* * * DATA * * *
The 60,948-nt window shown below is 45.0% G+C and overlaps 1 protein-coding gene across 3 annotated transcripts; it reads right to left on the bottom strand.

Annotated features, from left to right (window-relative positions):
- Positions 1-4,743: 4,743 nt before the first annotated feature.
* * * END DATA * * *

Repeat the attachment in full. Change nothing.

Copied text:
The 60,948-nt window shown below is 45.0% G+C and overlaps 1 protein-coding gene across 3 annotated transcripts; it reads right to left on the bottom strand.

Annotated features, from left to right (window-relative positions):
- Positions 1-4,743: 4,743 nt before the first annotated feature.